TABLE-US-00005 Nutrient g/liter H2O MgCl2 1200 CaCl2 × 2H2O 150 NH4Cl 250 KH2PO4 200 KCl 500 NaHCO3 2520 FeSO4 2.100 H3BO4 0.030 MnCl2 0.100 CoCl2 0.190 NiCl2 0.024 CuCl2 0.002 ZnSO4 0.144 Na2MoO4 0.036 Na2SeO3 0.006 Na2WO4 0.008
 The concentration of each nutrient was adjusted to show the impact of the concentration on methanogenesis as well as the impact that high concentrations had on dispersion of the nutrients into the formation water which resulted in higher rates of methanogenesis.
 Specifically, oil from the reservoir as well as formation waters containing endogenous methanogenic microorganisms were combined in the solution described under example 2 except that the ammonium chloride and potassium phosphate concentrations were varied to give a range of ammonium chloride concentrations from 0.07 to 0.54 g/l and potassium phosphate in the range 0.02 to 1.36 g/l (FIG. 2A) 14C-hexadecane was added and methanogenic degradation of alkanes was followed by monitoring 14CH4 produced by the degradation of hexadecane over time. Methane production under anaerobic incubations of formation waters with oil was measured. Different levels of nutrients were added to separate samples and the amount of methane produced measured.
 Still further, the total amount of methane produced from 125 mg of Reservoir Oil defined above was compared to control (no oil), comparative oil not suitable for methanogenesis, Reservoir Oil containing BES an inhibitor of methanogenesis as a negative control, comparative oil containing BES, and comparative oil heated to kill any endogenous microorganisms. The results of this analysis are set forth in FIG. 2B.
 Using the aqueous nutrient mixture of Examples 1 or 2 above, an excess of the aqueous solution is mixed with oil under agitation until a water in oil emulsion is formed. Emulsion stabilizers such as ethyl cellulose or other well known stabilizers are optionally added to the emulsion to provide for prolonged emulsion stability. Further, a phase transfer catalyst can be added to enhance methanogenesis.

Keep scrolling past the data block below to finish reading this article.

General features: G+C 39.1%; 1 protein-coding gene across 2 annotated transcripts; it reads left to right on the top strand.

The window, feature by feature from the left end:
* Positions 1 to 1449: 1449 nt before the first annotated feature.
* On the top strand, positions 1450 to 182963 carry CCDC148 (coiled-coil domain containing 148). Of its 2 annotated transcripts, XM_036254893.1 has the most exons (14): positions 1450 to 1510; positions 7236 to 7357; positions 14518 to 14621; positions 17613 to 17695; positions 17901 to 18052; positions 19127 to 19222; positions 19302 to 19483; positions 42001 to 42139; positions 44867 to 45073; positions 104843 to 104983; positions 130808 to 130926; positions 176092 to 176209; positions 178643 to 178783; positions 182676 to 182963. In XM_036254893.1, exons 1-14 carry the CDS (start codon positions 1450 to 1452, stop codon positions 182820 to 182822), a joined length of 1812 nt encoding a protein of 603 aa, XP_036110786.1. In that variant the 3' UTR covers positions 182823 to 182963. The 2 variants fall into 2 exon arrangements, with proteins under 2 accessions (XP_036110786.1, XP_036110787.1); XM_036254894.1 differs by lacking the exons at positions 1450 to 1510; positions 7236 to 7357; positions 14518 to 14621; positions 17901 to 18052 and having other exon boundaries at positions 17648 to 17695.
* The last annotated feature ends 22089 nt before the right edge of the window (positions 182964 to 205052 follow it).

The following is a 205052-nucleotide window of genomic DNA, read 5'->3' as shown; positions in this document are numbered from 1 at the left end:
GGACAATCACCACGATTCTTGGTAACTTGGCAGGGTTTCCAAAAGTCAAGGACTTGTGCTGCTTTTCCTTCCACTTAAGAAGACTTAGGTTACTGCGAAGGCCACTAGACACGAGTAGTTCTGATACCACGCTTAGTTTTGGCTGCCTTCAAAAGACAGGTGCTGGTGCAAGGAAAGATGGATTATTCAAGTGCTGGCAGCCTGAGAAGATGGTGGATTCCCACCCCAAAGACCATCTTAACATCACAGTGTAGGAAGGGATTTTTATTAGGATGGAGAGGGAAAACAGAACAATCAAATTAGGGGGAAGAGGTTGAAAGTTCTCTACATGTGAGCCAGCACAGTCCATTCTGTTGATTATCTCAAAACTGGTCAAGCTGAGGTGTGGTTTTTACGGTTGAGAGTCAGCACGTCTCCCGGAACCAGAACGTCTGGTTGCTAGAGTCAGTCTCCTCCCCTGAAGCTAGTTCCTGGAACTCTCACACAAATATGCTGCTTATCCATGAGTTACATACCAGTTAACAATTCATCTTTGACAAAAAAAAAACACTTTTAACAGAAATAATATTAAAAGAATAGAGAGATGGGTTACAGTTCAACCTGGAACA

A large excess of foundation water (including the methanogenic microbes) taken from a reservoir as well as a large excess of oil taken from the same reservoir are intermixed in a laboratory setting to form a four phase mixture comprising the water, the water-oil interface, the oil and the gas above the oil. The water in oil emulsion described above is added and the system is closed using a pressure gauge to measure the gas pressure within the system. The system is monitored as the pressure increases due to enhanced methane production.
 The contents of the articles, patents, and patent applications, and all other documents and electronically available information mentioned or cited herein, are hereby incorporated by reference in their entirety to the same extent as if each individual publication was specifically and individually indicated to be incorporated by reference. Applicants reserve the right to physically incorporate into this application any and all materials and information from any such articles, patents, patent applications, or other physical and electronic documents.
 The methods illustratively described herein may suitably be practiced in the absence of any element or elements, limitation or limitations, not specifically disclosed herein. Thus, for example, the terms "comprising", "including," containing", etc. shall be read expansively and without limitation. Additionally, the terms and expressions employed herein have been used as terms of description and not of limitation, and there is no intention in the use of such terms and expressions of excluding any equivalents of the features shown and described or portions thereof. It is recognized that various modifications are possible within the scope of the invention claimed. Thus, it should be understood that although the present invention has been specifically disclosed by preferred embodiments and optional features, modification and variation of the invention embodied therein herein disclosed may be resorted to by those skilled in the art, and that such modifications and variations are considered to be within the scope of this invention.
 The invention has been described broadly and generically herein. Each of the narrower species and subgeneric groupings falling within the generic disclosure also form part of the methods. This includes the generic description of the methods with a proviso or negative limitation removing any subject matter from the genus, regardless of whether or not the excised material is specifically recited herein.
 Other embodiments are within the following claims. In addition, where features or aspects of the methods are described in terms of Markush groups, those skilled in the art will recognize that the invention is also thereby described in terms of any individual member or subgroup of members of the Markush group.
Patent applications in class Using microorganisms
Patent applications in all subclasses Using microorganisms